Sugar Changed the World: A Story of Magic, Space, Slavery, Freedom and Science
by Marc Aronson and Marina Budhos
published by Clarion Books
When this award-winning husband-and-wife team discovered that they each had sugar in their family history, they were inspired to trace the globe-spanning story of the sweet substance and to seek out the voices of those who led bitter sugar lives. The trail ran like a bright band from religious ceremonies in India to Europe's Middle Ages, then on to Columbus, who brought the first cane cuttings to the Americas. Sugar was the substance that drove the bloody slave trade and caused the loss of countless lives but it also planted the seeds of revolution that led to freedom in the American colonies, Haiti, and France. With songs, oral histories, maps, and over 80 archival illustrations, here is the story of how one product allows us to see the grand currents of world history in new ways.
I was expecting a micro-history of sugar when I first began reading, which isn't exactly what I got. The title is accurate when it says "sugar changed the world," and that is really is the subject of the book - how sugar changed the world. Aronson and Budhos recount in the introduction how their ancestral connections to sugar (Aronson' has a connection to the European beet sugar industry, and Budhos' great-grandparents made a living on a sugar plantation in Guyana) spurred them to research and write the book.
The bulk of the book is divided into four parts. The first part does a nice job of describing how sugar spread through Asia and then Europe. Part two describes the hell of living and working on a sugar plantation. There are many excellent illustrations and photographs in this section that provide a portrait of plantation life, as well as a few maps that show the flow of slaves from Africa to the New World.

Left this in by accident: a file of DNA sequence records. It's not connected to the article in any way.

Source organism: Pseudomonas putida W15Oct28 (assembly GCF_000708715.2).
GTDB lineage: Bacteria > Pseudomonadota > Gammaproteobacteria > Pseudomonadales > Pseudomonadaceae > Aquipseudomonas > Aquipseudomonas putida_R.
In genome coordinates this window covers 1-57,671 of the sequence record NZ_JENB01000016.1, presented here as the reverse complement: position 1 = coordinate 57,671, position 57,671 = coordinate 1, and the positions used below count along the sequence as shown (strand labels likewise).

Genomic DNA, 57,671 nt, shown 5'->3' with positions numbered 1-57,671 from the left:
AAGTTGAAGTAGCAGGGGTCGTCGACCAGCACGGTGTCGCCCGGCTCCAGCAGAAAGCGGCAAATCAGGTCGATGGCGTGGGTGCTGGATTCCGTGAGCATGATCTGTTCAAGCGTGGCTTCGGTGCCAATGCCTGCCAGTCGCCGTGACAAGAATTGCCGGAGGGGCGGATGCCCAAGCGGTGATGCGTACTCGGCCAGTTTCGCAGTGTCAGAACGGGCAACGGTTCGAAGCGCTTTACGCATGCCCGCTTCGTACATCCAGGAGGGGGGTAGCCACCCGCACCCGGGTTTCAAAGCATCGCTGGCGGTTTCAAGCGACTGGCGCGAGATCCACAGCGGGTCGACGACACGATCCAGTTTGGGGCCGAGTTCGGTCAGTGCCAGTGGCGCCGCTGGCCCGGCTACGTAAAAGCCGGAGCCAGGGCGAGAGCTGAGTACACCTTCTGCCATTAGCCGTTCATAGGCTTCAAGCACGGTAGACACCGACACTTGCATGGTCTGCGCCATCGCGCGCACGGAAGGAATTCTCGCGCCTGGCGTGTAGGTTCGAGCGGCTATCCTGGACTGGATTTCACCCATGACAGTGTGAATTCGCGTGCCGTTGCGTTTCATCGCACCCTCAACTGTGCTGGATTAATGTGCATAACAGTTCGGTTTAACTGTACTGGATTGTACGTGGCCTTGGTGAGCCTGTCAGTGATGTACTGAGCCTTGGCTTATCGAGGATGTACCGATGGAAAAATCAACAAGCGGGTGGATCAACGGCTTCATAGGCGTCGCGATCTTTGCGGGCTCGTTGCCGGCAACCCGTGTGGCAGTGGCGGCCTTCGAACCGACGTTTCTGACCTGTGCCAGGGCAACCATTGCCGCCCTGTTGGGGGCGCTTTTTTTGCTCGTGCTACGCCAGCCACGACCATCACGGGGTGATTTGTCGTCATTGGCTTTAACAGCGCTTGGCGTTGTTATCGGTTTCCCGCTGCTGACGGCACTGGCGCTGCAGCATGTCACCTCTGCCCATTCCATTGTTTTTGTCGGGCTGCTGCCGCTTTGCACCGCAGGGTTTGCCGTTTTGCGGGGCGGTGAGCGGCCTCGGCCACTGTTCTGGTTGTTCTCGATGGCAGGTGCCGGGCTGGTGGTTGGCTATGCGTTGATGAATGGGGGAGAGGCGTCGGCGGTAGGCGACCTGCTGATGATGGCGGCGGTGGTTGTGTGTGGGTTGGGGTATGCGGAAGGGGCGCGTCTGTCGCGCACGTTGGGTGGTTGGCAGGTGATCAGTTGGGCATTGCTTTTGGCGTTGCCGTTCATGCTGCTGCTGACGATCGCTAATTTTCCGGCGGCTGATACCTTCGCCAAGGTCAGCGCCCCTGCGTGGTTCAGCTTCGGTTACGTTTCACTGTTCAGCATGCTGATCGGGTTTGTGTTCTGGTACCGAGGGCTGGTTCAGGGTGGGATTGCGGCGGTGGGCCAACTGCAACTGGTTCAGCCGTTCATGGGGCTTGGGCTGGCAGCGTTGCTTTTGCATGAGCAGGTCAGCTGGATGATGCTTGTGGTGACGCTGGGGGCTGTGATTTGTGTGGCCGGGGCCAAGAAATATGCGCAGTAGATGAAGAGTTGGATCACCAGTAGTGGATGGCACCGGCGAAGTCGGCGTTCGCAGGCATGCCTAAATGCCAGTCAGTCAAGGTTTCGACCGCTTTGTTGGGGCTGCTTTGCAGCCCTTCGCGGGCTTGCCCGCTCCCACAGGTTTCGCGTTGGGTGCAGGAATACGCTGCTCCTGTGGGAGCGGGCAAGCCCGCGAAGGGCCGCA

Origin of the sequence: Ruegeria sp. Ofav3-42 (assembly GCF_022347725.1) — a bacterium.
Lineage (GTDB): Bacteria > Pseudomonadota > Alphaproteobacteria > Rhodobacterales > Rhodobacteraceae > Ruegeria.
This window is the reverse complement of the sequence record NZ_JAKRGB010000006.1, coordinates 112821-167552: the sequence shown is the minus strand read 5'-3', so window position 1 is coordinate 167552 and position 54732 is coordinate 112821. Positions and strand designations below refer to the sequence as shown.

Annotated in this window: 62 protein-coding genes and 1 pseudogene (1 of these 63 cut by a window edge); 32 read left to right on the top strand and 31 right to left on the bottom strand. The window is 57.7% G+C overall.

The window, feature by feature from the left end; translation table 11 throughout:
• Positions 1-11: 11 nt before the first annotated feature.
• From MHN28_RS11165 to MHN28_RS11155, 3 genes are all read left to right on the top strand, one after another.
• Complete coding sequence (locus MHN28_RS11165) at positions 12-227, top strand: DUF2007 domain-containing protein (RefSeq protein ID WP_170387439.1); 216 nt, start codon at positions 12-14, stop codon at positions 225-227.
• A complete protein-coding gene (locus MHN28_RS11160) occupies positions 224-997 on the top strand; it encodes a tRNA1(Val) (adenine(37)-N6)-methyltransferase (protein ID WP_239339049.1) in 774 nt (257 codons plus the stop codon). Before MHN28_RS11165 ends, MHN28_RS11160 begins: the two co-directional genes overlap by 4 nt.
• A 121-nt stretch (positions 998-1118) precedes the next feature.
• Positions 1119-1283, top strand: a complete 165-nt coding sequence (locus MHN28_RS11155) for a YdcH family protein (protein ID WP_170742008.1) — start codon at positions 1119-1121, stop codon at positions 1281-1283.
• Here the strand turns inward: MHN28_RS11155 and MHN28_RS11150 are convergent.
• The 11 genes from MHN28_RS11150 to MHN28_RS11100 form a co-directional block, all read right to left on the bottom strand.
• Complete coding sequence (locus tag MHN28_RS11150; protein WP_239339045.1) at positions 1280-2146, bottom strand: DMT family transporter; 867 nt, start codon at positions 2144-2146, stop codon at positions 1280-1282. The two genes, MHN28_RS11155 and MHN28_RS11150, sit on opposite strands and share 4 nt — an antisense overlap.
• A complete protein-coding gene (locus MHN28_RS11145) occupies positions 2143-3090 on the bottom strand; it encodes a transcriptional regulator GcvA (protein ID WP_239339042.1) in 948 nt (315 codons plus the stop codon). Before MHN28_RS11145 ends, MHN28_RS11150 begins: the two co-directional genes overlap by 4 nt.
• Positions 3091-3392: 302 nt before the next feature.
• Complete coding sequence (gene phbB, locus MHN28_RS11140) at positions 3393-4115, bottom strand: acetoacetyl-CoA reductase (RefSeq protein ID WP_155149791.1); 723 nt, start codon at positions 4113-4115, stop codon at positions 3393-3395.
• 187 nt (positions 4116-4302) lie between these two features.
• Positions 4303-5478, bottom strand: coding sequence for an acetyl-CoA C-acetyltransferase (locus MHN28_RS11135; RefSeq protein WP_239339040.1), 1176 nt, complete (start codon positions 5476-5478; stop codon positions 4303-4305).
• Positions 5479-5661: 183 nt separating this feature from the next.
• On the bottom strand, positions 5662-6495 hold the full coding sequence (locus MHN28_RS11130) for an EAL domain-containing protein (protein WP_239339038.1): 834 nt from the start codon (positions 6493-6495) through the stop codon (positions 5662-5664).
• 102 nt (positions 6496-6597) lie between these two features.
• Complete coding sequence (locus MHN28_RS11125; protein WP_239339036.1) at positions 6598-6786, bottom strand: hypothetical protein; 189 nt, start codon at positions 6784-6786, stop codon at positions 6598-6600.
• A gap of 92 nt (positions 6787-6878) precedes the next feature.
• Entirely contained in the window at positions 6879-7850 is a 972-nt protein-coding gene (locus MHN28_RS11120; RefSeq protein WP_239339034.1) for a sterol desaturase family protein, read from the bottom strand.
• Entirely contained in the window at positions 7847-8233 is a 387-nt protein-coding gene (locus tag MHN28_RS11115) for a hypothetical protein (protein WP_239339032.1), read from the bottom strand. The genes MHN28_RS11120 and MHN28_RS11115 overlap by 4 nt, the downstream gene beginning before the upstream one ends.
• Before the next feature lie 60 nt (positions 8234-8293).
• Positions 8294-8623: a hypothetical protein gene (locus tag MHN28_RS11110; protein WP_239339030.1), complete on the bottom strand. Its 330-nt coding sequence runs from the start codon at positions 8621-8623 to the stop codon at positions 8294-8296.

Part three describes how people (including slaves in the Caribbean, Colonists in New England, and citizens in England and France) began to fight for freedom. This section was a little confusing to me at times. For instance, when it jumped from discussing a rebellion in Saint Domingue (now Haiti) to the English invasion of Jamaica I was a bit lost at first. In part four, the authors return to their family connections and how change came to the sugar industry (and the world) through social reform and scientific discoveries like the development of beet sugar.
The back end materials include a time line, web guide to color images (many of the black and white images the book are available in color online), source notes, bibliography, list of websites about sugar and an index. There's also an essay, "How We Research and Wrote This Book' that is addressed to teachers and librarians rather than young readers. Assuming the book is intended for the young readers that the authors refer to in this essay, I wondered whether this is the best arena for it.
The acknowledgments recognize several indispensable works that the pair used in their research. These are a boon for ambitious readers who are curious to dive deeper into the history and impact of sugar.